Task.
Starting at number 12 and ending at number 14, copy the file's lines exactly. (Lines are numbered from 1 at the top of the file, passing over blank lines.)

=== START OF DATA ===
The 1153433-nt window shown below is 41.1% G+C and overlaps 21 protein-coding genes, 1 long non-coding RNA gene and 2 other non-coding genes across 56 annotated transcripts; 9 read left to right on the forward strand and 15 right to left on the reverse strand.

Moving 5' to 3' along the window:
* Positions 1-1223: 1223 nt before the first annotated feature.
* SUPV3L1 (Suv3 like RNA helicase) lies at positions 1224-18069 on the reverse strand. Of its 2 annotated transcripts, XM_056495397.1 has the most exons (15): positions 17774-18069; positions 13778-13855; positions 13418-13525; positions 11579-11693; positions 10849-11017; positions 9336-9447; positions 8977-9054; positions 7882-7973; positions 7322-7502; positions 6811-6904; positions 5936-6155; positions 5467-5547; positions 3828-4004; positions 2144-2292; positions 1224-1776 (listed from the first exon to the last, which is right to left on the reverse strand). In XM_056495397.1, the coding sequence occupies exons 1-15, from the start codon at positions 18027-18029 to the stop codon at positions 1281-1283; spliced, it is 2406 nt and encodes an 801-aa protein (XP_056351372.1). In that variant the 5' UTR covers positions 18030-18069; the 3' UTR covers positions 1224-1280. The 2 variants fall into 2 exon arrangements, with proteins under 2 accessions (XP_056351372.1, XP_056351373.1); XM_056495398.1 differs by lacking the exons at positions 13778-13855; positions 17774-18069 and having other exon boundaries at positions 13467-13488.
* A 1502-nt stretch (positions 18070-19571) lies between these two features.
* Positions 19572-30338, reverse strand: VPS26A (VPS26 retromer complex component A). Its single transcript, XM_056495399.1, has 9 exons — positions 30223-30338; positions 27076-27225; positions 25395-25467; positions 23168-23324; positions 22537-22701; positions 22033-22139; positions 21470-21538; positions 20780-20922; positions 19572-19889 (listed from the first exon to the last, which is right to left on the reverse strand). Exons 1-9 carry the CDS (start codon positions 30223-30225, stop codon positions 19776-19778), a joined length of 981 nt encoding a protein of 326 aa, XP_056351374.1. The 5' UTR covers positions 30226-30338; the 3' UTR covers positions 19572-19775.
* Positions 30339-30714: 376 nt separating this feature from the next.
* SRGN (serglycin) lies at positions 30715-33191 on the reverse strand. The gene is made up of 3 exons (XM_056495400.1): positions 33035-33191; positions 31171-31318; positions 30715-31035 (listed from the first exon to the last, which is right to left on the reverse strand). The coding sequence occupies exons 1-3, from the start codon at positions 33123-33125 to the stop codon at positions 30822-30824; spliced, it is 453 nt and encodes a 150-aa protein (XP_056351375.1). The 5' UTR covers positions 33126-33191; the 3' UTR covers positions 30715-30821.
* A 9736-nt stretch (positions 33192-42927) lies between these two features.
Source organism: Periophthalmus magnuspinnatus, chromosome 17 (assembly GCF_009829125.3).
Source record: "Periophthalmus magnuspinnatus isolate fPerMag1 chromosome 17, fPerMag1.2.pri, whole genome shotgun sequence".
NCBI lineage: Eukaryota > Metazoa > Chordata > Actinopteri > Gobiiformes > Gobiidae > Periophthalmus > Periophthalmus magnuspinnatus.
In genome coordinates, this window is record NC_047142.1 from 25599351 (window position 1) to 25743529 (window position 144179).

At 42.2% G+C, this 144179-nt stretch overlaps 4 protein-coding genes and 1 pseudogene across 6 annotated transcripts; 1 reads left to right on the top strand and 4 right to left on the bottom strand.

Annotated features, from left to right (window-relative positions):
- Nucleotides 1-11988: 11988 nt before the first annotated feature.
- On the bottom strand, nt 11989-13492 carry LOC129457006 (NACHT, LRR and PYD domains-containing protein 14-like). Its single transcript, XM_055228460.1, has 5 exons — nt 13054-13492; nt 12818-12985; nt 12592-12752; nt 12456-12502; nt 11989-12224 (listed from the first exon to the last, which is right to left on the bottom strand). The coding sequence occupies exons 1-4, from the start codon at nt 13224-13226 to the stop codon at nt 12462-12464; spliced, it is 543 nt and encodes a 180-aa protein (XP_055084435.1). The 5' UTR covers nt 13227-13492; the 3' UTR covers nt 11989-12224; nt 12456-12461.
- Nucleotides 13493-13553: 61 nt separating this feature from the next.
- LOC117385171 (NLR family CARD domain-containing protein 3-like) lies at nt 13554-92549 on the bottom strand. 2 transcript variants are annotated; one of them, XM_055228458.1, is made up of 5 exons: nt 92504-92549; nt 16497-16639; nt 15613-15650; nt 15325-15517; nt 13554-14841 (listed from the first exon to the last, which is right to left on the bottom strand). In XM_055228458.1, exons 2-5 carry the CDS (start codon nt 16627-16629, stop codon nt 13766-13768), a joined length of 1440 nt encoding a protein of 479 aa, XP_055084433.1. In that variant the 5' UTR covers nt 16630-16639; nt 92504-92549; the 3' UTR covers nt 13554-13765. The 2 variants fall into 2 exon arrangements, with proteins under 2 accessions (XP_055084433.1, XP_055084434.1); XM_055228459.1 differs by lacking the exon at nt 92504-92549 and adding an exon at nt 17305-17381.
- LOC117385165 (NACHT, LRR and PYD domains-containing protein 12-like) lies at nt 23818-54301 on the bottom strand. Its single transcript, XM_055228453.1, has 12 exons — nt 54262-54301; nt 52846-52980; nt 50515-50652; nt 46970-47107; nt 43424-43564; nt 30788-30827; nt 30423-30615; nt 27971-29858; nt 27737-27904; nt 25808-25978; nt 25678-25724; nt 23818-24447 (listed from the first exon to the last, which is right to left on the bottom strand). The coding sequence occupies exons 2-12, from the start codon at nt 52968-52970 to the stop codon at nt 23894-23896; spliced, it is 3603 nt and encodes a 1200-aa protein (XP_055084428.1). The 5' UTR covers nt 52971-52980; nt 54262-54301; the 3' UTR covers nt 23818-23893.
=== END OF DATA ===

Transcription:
NCBI lineage: Eukaryota > Metazoa > Chordata > Actinopteri > Gobiiformes > Gobiidae > Periophthalmus > Periophthalmus magnuspinnatus.
In genome coordinates, this window is record NC_047142.1 from 25599351 (window position 1) to 25743529 (window position 144179).

At 42.2% G+C, this 144179-nt stretch overlaps 4 protein-coding genes and 1 pseudogene across 6 annotated transcripts; 1 reads left to right on the top strand and 4 right to left on the bottom strand.